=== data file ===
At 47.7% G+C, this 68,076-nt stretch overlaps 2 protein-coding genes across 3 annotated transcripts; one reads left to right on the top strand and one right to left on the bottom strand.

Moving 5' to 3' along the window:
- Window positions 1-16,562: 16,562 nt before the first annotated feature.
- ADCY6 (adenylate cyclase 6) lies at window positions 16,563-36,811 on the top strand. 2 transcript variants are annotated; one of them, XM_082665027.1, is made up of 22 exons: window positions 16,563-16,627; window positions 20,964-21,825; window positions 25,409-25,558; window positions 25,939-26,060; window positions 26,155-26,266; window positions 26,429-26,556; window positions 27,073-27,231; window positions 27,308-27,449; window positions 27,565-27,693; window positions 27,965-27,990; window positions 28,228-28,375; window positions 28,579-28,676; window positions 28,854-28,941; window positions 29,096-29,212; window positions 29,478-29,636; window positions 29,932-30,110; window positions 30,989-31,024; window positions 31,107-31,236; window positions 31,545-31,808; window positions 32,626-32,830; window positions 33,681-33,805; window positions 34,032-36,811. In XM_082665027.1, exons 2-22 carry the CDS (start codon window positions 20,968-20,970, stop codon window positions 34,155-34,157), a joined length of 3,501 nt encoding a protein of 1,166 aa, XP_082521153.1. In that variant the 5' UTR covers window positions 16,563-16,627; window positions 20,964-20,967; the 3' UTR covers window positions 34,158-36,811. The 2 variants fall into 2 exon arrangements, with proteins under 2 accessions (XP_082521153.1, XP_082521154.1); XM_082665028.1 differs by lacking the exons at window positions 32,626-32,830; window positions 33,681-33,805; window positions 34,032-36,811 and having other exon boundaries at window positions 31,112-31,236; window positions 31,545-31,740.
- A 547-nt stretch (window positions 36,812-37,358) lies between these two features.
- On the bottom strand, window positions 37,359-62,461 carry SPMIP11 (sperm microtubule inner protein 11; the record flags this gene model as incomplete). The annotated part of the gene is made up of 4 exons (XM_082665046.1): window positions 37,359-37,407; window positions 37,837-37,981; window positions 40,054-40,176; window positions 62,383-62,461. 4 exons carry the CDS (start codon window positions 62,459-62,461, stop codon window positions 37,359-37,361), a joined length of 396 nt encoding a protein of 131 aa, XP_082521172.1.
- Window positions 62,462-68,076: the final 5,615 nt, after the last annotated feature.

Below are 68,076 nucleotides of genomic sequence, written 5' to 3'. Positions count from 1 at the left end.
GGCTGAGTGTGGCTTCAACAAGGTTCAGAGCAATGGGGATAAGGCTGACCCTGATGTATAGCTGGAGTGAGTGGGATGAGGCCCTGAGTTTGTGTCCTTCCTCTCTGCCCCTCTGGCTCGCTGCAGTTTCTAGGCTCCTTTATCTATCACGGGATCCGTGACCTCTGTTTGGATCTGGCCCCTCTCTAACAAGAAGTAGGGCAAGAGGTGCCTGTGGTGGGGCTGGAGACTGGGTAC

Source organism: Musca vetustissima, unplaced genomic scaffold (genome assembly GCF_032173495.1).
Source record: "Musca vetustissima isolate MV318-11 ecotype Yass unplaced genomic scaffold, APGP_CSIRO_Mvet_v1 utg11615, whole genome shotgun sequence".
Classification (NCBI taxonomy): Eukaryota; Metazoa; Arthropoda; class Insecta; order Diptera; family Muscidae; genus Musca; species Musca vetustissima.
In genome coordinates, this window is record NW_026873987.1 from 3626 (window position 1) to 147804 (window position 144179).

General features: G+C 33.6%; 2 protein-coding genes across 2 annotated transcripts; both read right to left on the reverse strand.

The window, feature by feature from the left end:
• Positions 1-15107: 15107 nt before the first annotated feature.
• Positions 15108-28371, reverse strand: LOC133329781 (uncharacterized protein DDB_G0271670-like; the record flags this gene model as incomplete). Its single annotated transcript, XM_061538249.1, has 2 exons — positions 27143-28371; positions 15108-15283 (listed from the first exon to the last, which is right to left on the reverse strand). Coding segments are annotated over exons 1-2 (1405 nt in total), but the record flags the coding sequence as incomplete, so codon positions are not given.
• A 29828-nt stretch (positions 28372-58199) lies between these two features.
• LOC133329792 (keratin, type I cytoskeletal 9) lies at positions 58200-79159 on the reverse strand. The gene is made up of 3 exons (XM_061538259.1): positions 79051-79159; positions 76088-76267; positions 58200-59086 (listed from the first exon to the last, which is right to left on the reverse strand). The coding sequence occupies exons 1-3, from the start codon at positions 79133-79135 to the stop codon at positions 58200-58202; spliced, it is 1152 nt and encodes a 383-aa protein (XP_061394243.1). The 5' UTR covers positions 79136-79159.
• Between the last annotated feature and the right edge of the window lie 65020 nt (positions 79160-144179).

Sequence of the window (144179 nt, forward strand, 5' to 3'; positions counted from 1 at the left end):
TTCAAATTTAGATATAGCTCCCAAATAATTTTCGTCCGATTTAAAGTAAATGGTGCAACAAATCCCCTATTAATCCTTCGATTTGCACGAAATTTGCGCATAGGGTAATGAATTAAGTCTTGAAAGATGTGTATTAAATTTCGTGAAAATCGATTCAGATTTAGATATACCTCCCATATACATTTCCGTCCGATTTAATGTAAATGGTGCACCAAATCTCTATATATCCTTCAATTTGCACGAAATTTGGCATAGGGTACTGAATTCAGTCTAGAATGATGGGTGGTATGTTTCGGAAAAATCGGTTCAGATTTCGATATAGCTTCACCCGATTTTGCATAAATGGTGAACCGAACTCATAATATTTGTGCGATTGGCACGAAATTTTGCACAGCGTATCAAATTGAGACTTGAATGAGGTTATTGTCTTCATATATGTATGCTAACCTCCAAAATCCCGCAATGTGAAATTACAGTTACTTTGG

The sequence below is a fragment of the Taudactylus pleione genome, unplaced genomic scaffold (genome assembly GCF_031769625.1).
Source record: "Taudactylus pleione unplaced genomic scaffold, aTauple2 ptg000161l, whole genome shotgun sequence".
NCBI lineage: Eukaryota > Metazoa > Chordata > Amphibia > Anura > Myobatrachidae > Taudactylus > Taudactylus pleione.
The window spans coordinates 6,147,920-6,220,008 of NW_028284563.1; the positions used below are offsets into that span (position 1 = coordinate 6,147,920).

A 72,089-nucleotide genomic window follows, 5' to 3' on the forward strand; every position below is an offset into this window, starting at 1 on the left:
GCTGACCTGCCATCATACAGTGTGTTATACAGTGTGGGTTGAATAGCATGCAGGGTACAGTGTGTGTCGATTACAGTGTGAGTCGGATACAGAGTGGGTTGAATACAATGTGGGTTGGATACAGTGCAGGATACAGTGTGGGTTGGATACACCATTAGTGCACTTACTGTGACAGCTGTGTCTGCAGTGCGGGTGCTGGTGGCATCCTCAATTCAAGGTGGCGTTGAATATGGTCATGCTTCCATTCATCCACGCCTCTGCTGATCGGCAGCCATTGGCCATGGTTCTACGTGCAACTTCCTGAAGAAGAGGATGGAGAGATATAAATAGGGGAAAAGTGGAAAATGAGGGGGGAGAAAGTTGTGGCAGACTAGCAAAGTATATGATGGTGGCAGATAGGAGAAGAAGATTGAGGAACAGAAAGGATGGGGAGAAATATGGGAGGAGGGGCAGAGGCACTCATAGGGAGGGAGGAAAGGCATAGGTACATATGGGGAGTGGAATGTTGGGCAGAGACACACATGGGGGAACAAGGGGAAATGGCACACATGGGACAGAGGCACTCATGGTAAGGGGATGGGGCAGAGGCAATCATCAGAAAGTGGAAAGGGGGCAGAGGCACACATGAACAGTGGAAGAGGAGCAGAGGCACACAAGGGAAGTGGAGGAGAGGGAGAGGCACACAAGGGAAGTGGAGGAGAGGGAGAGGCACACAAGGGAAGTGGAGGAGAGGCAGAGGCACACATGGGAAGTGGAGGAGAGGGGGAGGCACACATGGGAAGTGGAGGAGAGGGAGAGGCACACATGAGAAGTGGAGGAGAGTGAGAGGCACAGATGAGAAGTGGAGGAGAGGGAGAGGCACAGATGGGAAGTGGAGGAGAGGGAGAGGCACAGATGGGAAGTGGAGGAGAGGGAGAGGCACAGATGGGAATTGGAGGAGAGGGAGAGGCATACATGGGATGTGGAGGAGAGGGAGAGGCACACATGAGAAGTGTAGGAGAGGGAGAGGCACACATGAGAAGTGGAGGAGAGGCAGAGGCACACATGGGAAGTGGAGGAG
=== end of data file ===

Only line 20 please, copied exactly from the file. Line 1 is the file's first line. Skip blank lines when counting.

• Between the last annotated feature and the right edge of the window lie 65020 nt (positions 79160-144179).